On 12 May Courtney Hershey Bress and the Colorado Symphony Orchestra premiered Michael Daugherty’s Harp of Ages – a concerto for harp from the Grammy-award winning composer, conducted by Andrew Litton. The work was commissioned by the Colorado Symphony and principal harpist Courtney Hershey Bress with support from the Kenneth and Myra Monfort Charitable Foundation.
The 25-minute concerto is cast in seven movements, recalling the seven pedals of the harp. Each evokes an episode from the harp’s perennial presence in music history: David’s biblical serenade for Saul; Greek poet Sappho’s playing of the classical lyre; and the seventeenth-century compositions of Mexican nun Sor Juana Inés de la Cruz. Others draw on Daugherty’s longstanding fascination with popular culture in his music: one movement recalls Harpo Marx, who played the instrument in the Brothers’ various films, as well as Uhura from the original series of Star Trek. Daugherty discusses the piece here.
Courtney Hershey Bress has been principal harpist with the CSO for over twenty years and worked closely on the creation of the solo part with Daugherty in 2022-23. She describes the genesis of the piece in an interview here, recalling the concertino-like writing for a pair of harps in the second movement of Daugherty’s earlier work Philadelphia Stories. The orchestra recorded the piece in 2004, following Daugherty’s tenure as composer-in-residence in 2001-02, with Marin Alsop conducting. In 2021 Daugherty wrote Hear the Dust Blow for solo harp, a 7-minute work that, like many of Daugherty’s pieces, draws on episodes from American cultural history – in this case the devastating dust storms evoked in Steinbeck’s 1939 novel The Grapes of Wrath.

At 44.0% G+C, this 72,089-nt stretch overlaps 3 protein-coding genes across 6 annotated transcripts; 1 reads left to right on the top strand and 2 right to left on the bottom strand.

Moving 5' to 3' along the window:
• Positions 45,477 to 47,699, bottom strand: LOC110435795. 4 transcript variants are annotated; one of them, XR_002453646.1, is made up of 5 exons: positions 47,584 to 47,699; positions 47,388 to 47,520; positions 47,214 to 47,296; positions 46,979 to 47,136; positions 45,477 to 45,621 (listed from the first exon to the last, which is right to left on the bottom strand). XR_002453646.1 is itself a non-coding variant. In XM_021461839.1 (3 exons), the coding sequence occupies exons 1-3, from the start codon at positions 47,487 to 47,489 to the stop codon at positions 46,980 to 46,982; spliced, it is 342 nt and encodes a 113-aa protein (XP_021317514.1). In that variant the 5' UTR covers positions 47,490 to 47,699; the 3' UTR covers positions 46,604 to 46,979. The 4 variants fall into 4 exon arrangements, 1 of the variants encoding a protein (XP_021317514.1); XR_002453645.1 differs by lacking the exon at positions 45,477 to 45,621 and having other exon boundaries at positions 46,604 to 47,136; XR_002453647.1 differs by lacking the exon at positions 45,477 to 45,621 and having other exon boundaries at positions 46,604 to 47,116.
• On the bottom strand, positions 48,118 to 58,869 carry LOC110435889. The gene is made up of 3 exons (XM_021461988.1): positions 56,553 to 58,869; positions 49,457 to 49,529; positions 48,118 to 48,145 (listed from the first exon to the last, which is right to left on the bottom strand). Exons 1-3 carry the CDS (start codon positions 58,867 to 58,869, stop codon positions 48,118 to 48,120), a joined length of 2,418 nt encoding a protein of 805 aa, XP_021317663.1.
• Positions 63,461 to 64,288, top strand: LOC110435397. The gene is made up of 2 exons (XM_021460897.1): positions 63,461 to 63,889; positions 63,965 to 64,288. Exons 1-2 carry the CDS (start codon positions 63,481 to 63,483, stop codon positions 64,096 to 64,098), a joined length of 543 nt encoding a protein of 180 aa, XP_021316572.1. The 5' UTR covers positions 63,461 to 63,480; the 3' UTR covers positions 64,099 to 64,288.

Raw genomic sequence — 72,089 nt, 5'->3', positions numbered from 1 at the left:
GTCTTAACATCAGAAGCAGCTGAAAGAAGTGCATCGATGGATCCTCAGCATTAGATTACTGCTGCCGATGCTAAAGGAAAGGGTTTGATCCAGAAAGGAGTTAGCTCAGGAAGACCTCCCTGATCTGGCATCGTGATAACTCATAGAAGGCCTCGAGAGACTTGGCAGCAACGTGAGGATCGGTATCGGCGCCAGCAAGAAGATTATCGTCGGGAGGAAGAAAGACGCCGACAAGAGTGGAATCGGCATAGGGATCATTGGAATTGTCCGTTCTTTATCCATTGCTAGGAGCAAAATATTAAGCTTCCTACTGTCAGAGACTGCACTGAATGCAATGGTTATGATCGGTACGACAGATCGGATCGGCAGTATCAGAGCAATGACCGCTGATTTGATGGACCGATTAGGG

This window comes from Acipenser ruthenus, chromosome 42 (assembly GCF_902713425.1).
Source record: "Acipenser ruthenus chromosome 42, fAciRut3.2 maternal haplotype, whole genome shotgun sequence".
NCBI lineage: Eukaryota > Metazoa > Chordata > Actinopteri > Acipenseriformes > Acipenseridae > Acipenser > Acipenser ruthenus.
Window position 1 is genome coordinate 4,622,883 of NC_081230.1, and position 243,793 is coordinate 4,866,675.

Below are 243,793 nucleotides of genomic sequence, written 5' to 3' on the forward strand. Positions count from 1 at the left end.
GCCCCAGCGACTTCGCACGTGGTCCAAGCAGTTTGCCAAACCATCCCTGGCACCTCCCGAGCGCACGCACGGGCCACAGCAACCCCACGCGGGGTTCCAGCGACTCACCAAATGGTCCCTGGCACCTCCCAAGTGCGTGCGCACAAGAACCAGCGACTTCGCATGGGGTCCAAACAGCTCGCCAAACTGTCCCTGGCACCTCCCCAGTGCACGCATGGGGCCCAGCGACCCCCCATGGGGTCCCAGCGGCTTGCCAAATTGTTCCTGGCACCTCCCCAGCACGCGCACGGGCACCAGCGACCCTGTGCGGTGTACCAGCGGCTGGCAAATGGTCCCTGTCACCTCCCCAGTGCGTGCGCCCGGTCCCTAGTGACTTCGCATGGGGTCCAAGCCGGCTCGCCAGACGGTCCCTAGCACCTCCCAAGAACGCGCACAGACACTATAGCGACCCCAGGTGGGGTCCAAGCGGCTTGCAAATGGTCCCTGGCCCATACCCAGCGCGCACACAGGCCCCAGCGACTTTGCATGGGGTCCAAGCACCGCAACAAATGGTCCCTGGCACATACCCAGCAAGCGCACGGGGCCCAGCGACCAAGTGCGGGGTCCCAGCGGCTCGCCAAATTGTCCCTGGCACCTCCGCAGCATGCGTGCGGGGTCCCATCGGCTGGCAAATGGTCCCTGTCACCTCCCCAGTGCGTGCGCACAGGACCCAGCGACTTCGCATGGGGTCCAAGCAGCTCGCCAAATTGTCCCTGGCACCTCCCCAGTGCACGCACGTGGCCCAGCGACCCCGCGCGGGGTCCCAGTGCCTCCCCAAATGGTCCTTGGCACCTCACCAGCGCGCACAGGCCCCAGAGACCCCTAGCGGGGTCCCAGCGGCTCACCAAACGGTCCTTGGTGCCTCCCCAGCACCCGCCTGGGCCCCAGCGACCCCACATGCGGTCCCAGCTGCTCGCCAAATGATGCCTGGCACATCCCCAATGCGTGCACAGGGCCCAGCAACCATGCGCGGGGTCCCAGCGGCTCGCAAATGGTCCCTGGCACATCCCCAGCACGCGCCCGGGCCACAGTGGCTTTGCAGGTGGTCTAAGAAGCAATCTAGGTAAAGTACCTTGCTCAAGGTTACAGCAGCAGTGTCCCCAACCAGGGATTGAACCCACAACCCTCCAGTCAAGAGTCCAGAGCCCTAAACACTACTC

The CSO also recorded Daugherty’s UFO (1999) for solo percussion and orchestra, composed for Evelyn Glennie. Glennie gives the Danish premiere of Daugherty’s other percussion concerto Dreamachine (2014) on 15 June in Copenhagen with the Danish National Symphony Orchestra conducted by Geoffrey Paterson. The 30-minute piece is inspired by inventors across history, including Leonardo da Vinci, Rube Goldberg, the mythological god Vulcan, and Star Trek’s Mr. Spock.